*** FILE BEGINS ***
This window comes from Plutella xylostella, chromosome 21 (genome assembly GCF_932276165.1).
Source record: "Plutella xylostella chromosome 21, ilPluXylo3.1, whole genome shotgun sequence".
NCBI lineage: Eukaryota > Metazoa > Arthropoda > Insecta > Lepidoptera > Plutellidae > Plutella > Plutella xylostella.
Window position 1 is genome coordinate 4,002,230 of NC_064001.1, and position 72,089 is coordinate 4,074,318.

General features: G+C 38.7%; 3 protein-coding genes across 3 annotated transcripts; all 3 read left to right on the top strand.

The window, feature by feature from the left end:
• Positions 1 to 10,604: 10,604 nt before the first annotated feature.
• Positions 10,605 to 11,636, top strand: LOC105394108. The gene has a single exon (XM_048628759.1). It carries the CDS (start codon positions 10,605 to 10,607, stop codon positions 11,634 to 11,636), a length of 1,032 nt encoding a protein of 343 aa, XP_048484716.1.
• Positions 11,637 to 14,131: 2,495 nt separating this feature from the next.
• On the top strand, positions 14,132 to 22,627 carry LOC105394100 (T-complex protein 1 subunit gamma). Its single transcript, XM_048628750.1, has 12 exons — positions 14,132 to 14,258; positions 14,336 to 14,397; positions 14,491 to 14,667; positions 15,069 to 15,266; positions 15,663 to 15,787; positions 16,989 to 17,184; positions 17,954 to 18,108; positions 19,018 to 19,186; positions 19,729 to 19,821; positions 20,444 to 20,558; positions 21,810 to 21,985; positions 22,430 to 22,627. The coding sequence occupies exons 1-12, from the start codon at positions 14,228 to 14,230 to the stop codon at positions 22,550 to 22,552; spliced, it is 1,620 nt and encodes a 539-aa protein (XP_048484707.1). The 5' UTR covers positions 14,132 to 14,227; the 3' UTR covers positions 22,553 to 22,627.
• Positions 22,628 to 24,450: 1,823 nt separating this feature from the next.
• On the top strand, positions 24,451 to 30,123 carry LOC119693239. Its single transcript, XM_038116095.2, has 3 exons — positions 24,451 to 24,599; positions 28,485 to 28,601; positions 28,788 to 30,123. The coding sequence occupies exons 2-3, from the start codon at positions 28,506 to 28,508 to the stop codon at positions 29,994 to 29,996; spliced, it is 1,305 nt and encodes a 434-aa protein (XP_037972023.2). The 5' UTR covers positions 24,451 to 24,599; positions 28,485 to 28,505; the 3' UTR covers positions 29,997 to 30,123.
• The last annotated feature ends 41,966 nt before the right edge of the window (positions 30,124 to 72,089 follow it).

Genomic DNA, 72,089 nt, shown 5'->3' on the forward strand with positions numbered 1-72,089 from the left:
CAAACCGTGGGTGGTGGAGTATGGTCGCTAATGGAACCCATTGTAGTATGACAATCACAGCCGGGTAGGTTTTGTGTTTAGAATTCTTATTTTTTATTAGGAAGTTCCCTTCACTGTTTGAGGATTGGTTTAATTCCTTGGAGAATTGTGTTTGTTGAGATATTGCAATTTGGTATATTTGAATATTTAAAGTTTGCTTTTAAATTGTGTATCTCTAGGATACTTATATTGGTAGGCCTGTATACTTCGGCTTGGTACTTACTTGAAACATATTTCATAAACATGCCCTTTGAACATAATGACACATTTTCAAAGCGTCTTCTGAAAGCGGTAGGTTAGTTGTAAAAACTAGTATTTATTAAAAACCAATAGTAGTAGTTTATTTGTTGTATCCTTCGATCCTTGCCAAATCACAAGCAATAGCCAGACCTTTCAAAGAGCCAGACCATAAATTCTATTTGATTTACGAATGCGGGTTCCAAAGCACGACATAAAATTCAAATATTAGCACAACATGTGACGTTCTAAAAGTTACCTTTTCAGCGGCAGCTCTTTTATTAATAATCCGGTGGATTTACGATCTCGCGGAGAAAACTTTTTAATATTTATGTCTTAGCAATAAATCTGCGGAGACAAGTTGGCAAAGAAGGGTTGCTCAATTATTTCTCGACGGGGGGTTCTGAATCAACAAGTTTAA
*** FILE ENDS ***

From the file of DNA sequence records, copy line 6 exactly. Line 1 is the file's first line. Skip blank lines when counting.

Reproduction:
The window, feature by feature from the left end: